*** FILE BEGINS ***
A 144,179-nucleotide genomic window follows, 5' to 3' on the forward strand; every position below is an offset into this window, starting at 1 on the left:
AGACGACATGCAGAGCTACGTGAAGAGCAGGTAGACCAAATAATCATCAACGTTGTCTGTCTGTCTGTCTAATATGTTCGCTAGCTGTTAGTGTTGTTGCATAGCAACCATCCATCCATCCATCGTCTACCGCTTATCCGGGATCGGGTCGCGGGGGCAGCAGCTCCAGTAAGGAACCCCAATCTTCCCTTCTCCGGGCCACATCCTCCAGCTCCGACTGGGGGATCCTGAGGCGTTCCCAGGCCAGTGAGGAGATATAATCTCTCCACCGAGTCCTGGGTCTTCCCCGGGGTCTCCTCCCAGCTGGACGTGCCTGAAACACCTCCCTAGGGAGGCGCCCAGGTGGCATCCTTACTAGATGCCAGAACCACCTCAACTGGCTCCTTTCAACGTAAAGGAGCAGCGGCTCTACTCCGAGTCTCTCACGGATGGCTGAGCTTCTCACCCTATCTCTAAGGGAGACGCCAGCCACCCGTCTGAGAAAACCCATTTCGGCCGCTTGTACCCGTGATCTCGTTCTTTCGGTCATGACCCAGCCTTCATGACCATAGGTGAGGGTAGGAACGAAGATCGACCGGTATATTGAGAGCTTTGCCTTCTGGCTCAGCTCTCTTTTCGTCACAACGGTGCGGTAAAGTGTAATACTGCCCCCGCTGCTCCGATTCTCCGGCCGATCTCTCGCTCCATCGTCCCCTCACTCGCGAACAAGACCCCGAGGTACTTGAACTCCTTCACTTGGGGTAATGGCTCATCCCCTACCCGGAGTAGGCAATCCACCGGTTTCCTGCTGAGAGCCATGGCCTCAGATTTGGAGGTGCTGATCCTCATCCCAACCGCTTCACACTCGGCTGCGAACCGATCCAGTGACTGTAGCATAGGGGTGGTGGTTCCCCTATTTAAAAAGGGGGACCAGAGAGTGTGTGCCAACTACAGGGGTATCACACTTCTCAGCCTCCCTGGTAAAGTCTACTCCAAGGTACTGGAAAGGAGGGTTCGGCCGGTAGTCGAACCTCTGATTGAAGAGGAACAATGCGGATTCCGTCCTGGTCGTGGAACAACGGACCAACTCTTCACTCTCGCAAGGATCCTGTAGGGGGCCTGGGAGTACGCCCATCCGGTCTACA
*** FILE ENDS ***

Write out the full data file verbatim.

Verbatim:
A 144,179-nucleotide genomic window follows, 5' to 3' on the forward strand; every position below is an offset into this window, starting at 1 on the left:
AGACGACATGCAGAGCTACGTGAAGAGCAGGTAGACCAAATAATCATCAACGTTGTCTGTCTGTCTGTCTAATATGTTCGCTAGCTGTTAGTGTTGTTGCATAGCAACCATCCATCCATCCATCGTCTACCGCTTATCCGGGATCGGGTCGCGGGGGCAGCAGCTCCAGTAAGGAACCCCAATCTTCCCTTCTCCGGGCCACATCCTCCAGCTCCGACTGGGGGATCCTGAGGCGTTCCCAGGCCAGTGAGGAGATATAATCTCTCCACCGAGTCCTGGGTCTTCCCCGGGGTCTCCTCCCAGCTGGACGTGCCTGAAACACCTCCCTAGGGAGGCGCCCAGGTGGCATCCTTACTAGATGCCAGAACCACCTCAACTGGCTCCTTTCAACGTAAAGGAGCAGCGGCTCTACTCCGAGTCTCTCACGGATGGCTGAGCTTCTCACCCTATCTCTAAGGGAGACGCCAGCCACCCGTCTGAGAAAACCCATTTCGGCCGCTTGTACCCGTGATCTCGTTCTTTCGGTCATGACCCAGCCTTCATGACCATAGGTGAGGGTAGGAACGAAGATCGACCGGTATATTGAGAGCTTTGCCTTCTGGCTCAGCTCTCTTTTCGTCACAACGGTGCGGTAAAGTGTAATACTGCCCCCGCTGCTCCGATTCTCCGGCCGATCTCTCGCTCCATCGTCCCCTCACTCGCGAACAAGACCCCGAGGTACTTGAACTCCTTCACTTGGGGTAATGGCTCATCCCCTACCCGGAGTAGGCAATCCACCGGTTTCCTGCTGAGAGCCATGGCCTCAGATTTGGAGGTGCTGATCCTCATCCCAACCGCTTCACACTCGGCTGCGAACCGATCCAGTGACTGTAGCATAGGGGTGGTGGTTCCCCTATTTAAAAAGGGGGACCAGAGAGTGTGTGCCAACTACAGGGGTATCACACTTCTCAGCCTCCCTGGTAAAGTCTACTCCAAGGTACTGGAAAGGAGGGTTCGGCCGGTAGTCGAACCTCTGATTGAAGAGGAACAATGCGGATTCCGTCCTGGTCGTGGAACAACGGACCAACTCTTCACTCTCGCAAGGATCCTGTAGGGGGCCTGGGAGTACGCCCATCCGGTCTACA